There’s more medical drama in Holby City
Tuesday: Holby City; (BBC One, 9.20pm)
On January 12th, 1999, the curtain went up on this sister series to medical drama Casualty, following the lives, loves, triumphs and tragedies of staff and patients on the wards of the fictional Holby City Hospital.
Over 22 series, it has served up high drama, swoonsome romances, nerve-shredding tension and the odd comedy moment, and provided a career springboard for hundreds of actors.
It’s also welcomed a galaxy of stars in guest roles, from Antonio Fargas – AKA Huggy Bear from Starsky and Hutch – and Dynasty’s Emma Samms, to footballer Kieron Dyer and veteran thesps Richard Briers and Ron Moody.
Aside from all the relationship shenanigans, Holby City has prided itself on its medical accuracy, with researchers advising on nursing issues and health service politics, while the cast is encouraged to learn how to give realistic injections, monitor blood pressure and check a pulse.
Amanda Mealing, who plays Connie Beauchamp in the series, says: “You need to know what you are doing and why. It is a complex and foreign thing to act out an operation,” revealing she had watched several real surgeries for training purposes.
It has also travelled to Paris and Ghana, used deaf actors – to the delight of the Royal National Institute for Deaf People – and been praised for its diverse cast.
Its storylines may have gone from the sublime to the ridiculous, and at around £370,000 per episode to produce, it’s not cheap, but for millions of fans, week in, week out, it’s been worth every penny.
As well as those who adore the tangled personal storylines, over 22 series, the programme has proved to be a much bigger inspiration
Jill Berry, president of the Girls’ Schools Association, said in 2009 that Holby City helped drive an increase in the numbers of female students deciding to pursue careers in medicine.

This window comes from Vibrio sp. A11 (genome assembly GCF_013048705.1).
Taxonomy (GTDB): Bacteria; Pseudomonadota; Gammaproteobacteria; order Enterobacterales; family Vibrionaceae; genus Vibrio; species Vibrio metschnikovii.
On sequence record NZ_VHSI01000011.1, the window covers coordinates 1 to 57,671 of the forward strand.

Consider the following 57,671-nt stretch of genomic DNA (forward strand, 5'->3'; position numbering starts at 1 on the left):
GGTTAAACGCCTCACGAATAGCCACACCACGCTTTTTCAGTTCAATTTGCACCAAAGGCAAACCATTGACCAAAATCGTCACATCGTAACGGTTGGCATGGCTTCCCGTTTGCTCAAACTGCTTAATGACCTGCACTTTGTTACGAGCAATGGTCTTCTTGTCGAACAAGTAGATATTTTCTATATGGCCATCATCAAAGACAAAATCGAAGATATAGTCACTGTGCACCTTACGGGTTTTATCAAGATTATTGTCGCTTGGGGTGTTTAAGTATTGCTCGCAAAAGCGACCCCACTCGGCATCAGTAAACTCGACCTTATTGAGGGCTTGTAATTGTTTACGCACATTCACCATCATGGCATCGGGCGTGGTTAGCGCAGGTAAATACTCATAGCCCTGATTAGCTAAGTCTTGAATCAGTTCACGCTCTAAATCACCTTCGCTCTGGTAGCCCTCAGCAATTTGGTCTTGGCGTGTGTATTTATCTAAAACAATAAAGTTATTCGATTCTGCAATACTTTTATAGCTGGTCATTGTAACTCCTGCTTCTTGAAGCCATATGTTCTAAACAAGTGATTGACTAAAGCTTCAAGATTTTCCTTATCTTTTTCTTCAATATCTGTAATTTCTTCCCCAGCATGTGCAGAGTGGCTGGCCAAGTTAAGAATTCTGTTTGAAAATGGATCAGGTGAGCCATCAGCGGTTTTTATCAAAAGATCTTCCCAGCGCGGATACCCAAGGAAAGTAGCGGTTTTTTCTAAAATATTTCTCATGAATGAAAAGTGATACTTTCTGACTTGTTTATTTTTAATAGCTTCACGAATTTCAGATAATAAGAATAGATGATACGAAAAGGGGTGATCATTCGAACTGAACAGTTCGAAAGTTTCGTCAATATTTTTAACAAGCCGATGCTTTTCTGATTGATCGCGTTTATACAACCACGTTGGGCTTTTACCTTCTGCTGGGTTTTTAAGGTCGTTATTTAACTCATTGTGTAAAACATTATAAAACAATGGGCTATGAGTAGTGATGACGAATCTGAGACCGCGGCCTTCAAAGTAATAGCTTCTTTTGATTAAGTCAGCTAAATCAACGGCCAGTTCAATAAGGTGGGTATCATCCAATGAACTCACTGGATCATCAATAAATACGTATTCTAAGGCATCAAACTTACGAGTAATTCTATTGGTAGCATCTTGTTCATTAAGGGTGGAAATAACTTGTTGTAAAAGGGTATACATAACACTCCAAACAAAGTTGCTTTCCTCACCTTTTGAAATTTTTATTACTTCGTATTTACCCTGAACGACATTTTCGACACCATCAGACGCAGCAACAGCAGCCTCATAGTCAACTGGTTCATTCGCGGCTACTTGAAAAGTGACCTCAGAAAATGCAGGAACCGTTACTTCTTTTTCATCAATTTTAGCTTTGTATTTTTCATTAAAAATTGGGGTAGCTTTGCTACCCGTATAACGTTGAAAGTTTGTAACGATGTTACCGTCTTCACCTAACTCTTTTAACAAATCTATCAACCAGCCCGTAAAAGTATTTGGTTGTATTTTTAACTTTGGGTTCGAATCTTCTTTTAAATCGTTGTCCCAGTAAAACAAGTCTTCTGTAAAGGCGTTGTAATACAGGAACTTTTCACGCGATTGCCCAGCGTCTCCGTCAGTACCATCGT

Consultant surgeon Andrew Raftery uses clips from the series as part of the University of Sheffield Outreach and Access to Medicine Scheme, aimed at encouraging pupils from under-represented social and educational backgrounds to pursue careers in the NHS.
Such things make the news that Holby City’s 23rd season will be its last all the more sad, and the public backlash understandable.
A petition to save the show has gained more than 40,000 signatures, while Hugh Quarshie, the show’s longest-serving cast member, revealed the cast and production team were told about the cancellation an hour before the public announcement.
As efforts continue to keep Holby City on the box, we can at least get our teeth into it for a few more months and welcome some new faces.
Here, Davood Ghadami, better known to EastEnders fans as Kush, joins the cast as Darwin Clinical Lead Eli Ebrahimi. He arrives at Holby at the same time as AAU nurse Madge Britton (Clare Burt) and it’s not long before they ruffle feathers. Among them is Ange, who is keen to prove she runs a tight AAU ship, despite dealing with some personal news. Meanwhile, Dom pulls out all the stops to find ways to treat Carole, but what she really wants is for him to be her son, not her doctor.
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